Google’s Arts and Culture application now lets you view prehistoric creatures and great artworks in augmented reality.
The new additions to the app are divided into four subsections: animals, space, history, and art. The app is available on both iPhones and Android phones.
In a blog post, the search giant promoted a number of ancient beings including the cambropachycope, a ancient crustacean whose head was covered in eyes.
Other animals include the duck-billed Amurosaurus dinosaur and the opabinia, a shrimp-like creature that lived 500 million years ago and had five eyes.
For space fans, Google has rendered the command module from Apollo 11 as well as Neil Armstrong’s A-7L spacesuit.
There is also a great array of artworks from famous artists including Da Vinci, Monet, and Japanese artist Hokusai.
As well as specific objects, Google has also rendered certain areas in augmented reality, such as the Nine-Dome Mosque in Bangladesh or the Gereza Fort in Tanzania.
These appear as small models that users can move around, expand, and retract – similar to computer design of a video game level.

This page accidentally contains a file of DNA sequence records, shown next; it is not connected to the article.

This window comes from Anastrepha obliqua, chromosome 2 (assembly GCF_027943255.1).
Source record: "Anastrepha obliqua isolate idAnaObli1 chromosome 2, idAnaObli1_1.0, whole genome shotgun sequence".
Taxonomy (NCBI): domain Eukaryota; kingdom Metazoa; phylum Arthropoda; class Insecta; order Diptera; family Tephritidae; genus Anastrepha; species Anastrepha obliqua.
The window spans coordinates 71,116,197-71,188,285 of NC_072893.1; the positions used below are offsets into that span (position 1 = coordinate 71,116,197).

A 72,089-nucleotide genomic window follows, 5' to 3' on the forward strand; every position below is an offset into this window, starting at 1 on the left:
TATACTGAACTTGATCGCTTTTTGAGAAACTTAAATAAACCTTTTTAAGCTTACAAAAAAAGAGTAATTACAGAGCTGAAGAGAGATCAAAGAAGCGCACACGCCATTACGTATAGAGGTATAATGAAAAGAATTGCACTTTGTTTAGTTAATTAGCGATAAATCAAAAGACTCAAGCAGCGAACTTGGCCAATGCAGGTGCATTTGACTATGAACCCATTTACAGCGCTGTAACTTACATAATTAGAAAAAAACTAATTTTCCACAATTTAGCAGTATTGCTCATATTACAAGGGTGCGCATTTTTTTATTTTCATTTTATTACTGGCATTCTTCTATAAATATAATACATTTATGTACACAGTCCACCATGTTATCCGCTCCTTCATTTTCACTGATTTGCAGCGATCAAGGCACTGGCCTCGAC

Historical items include figures from the Aztec empire, a golden ceremonial hat from Berlin, dated around 1000BC, and cult objects from the Old Temple at Chavín, Peru.
Once a user has placed any rendered structure in their home, they can take photos and videos of the objects to compare them with items in their home or share them on social media.
Google’s Art and Culture app has previously been used to compare how similar users look to famous paintings. This includes comparing a photo of President Donald Trump to John Peers’ clown painting.
Users’ own photos can become masterpieces as well, as the app also has a feature called “Art Transfer” which takes your photo and uses artificial intelligence to give it the style of a famous artwork.
This is not the only venture into augmented reality Google is taking. The company recently purchased smart-glasses company North, so it could “invest in [its] hardware efforts and ambient computing future.”
North’s glasses were able to pair with users’ smartphones via Bluetooth and show text messages, phone calls, and notifications in the wearers’ field of view.
It is possible that Google will use the smart-glasses technology to improve and re-release its since discontinued wearable, Google Glass.